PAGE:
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the growth of local-local

Discussion in 'Journalism topics only' started by PaperDoll, Oct 17, 2007.

  1. PaperDoll

    PaperDoll Well-Known Member

    Gannett has purchased HighSchoolSports.net, a website that allows high schools to enter their schedules, and also links to related game results, stories, photos, video, etc.

    Do you think that's a positive sign in the age of cutbacks and sell-offs? Or is it just a way to get even more local content with a smaller staff?
  2. My paper is trying something like this right now. It's failing miserably. Supposedly user-generated to cut out our end of the grunt work, but two of 25 football coaches have ever uploaded anything. We've had to do it all. It also doesn't help that there's MaxPreps and a state-wide independent site to compete with.
  3. Update: Our site has been hacked a few times to post false scores. Naturally, the most paranoid of the coaches have accused us of conspiring against them and the players. Yes, coach. I have nothing better to do with my life than post false scores on a Web site to discourage your team.
  4. 2underpar

    2underpar Active Member

    we can hardly get coaches to fax in schedules and rosters, let alone encourage them to post them online. I'm not even sure most of them can even open their email, if they have it.
  5. We used to use a program called Preps Factory, where we would input stats. I guess it's good for if you have four or five high schools, but when you had 40 to worry about like we did, that was a bitch.

    Three-quarters of coaches wouldn't do that anyway if you had them do it, such as maxpreps.
  6. Walter Burns

    Walter Burns Member

    Oh, I hate PrepsFactory with the white-hot fury of a thousand suns. We're using it now, and the start up is killing me.
    That said, I have a problem with local-local coverage, in that we're essentially saying that nobody reads the paper for wire news, and we're going to drive away anyone that does.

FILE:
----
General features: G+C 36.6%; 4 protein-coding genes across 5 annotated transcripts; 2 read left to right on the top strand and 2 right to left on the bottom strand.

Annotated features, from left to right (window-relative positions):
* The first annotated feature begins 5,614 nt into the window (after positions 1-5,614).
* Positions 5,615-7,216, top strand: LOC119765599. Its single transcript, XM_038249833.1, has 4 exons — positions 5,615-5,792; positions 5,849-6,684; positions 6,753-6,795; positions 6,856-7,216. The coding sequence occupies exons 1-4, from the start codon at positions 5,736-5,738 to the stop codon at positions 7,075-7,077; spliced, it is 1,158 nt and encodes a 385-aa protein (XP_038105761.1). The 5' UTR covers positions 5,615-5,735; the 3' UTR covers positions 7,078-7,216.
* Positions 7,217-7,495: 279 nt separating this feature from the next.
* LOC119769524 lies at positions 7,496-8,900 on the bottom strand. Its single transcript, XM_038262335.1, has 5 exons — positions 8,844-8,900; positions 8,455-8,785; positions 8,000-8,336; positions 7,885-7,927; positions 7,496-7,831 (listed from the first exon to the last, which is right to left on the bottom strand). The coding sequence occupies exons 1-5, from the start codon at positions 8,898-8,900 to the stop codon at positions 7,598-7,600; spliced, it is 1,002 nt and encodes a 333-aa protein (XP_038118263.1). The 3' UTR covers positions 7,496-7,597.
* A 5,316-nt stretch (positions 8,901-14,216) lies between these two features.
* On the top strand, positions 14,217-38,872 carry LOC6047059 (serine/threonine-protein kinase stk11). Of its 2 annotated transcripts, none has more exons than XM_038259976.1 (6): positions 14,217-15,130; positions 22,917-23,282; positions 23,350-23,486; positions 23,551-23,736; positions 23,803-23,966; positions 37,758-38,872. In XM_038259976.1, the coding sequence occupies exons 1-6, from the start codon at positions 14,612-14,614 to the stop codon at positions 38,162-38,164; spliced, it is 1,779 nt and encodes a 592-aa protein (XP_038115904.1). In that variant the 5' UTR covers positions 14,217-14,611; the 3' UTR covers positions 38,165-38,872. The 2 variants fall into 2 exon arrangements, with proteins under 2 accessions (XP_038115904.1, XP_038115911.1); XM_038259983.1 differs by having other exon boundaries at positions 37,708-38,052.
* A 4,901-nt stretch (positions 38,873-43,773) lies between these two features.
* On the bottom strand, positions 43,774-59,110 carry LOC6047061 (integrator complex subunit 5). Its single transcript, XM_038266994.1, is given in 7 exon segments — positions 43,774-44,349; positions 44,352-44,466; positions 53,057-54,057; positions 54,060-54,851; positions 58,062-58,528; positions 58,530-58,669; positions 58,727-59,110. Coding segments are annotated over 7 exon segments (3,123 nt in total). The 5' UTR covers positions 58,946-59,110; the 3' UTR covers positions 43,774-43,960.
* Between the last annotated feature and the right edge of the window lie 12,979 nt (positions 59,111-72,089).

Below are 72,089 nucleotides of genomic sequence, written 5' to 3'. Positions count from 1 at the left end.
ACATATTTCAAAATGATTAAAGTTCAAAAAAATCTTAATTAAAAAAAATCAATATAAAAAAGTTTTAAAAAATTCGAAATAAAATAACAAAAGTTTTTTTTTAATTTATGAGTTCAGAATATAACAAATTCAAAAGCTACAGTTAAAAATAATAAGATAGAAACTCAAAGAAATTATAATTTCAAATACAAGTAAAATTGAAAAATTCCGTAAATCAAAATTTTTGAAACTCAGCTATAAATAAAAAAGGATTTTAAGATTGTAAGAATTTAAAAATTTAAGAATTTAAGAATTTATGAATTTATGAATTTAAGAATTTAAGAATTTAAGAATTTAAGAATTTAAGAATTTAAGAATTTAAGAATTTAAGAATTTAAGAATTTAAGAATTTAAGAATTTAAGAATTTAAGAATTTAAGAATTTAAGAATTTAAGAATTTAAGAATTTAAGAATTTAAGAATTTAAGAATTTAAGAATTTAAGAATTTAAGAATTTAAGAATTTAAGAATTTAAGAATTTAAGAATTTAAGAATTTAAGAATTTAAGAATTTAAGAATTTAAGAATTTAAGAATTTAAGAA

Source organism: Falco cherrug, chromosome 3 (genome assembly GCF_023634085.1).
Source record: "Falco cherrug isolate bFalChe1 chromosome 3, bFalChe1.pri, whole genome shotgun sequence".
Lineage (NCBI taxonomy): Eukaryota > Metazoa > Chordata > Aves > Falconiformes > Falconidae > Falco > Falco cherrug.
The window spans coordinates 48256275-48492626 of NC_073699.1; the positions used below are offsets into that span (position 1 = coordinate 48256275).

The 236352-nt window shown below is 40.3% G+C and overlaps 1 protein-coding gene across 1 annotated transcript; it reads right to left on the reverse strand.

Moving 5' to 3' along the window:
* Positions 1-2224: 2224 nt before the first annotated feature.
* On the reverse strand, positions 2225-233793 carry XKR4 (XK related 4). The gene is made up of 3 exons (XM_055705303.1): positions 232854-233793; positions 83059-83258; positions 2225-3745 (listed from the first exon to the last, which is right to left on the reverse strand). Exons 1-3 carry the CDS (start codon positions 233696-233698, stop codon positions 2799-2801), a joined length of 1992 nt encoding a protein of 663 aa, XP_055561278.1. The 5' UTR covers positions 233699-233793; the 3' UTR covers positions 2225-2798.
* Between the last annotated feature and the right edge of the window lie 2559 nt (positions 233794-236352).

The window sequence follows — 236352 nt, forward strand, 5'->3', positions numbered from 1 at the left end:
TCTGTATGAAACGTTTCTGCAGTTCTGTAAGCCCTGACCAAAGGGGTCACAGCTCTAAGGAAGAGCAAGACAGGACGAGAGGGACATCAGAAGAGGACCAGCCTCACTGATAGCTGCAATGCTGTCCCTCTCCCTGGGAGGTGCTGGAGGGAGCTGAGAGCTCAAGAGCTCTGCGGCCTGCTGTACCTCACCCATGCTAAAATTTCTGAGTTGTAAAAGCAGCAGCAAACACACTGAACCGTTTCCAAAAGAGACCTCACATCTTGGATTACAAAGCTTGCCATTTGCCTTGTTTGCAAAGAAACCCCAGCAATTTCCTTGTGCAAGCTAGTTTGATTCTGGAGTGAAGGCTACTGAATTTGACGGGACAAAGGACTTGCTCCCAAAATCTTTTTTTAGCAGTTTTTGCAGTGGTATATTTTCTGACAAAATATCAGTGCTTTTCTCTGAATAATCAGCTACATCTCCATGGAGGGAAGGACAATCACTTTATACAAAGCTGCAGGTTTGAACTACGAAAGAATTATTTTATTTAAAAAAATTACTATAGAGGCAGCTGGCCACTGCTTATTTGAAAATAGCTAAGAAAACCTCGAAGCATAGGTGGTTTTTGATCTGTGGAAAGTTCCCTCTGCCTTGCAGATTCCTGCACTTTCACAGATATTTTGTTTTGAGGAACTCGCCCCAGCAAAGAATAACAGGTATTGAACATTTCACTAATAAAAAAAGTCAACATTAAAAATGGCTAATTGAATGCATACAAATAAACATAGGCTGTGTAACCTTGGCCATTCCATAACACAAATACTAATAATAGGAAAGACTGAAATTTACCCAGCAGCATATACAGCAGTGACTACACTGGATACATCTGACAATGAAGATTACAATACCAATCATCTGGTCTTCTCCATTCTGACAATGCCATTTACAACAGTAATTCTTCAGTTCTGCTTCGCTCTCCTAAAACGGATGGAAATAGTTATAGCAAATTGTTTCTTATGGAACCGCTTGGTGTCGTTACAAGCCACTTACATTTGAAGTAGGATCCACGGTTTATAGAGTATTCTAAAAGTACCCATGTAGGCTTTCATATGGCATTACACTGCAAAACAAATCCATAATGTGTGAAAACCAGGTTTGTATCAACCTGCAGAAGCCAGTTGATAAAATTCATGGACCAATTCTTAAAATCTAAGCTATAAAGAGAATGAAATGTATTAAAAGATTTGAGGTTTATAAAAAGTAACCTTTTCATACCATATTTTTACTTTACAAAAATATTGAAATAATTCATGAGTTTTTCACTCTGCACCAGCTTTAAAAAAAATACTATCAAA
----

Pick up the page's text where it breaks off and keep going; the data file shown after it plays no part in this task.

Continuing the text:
Of course, at a Gannett paper, this makes me a voice in the wilderness.
  7. TheHacker

    TheHacker Member

    There are a bunch of these kinds of sites popping up. It's sort of interesting how many major media companies are jumping into prep sports. This one was Gannett, but Sports Illustrated has Takkle.com, Maxpreps is a CBSSports.com thing, Yahoo has Rivals. Two TV station chains, Belo and Hearst-Argyle, have sites like this too. Apparently they all heard "hyper-local" was in this year and jumped on the bandwagon. The problem is who's really using this stuff or reading it? But nobody seems to think about that.

    Like others have said, we can't get the coaches to send in rosters and stats at my place, much less go out of their way to do anything beyond that. We cover about 30 high schools at my place and we have three or four coaches using Maxpreps to enter their stats and it works like a freakin' charm. They enter everything and click one button and it e-mails us a full stat report on every game. I just wish we could get the rest of them to do it.
  8. silentbob

    silentbob Member

    It's a fine idea.

    Don't see a downside to it at all.

    But I do find the phrase amusing.

    No, it's not Local.

    It's local-local.

    And in a few years newspapers will be local-local-local.

    And a few years after that coverage will be local to the fourth power.
  9. Frank_Ridgeway

    Frank_Ridgeway Well-Known Member

    In fact we will localize house by house. Every day's issue will be like those letters tucked into Christmas cards. It will be all about you. And your dog, Spot.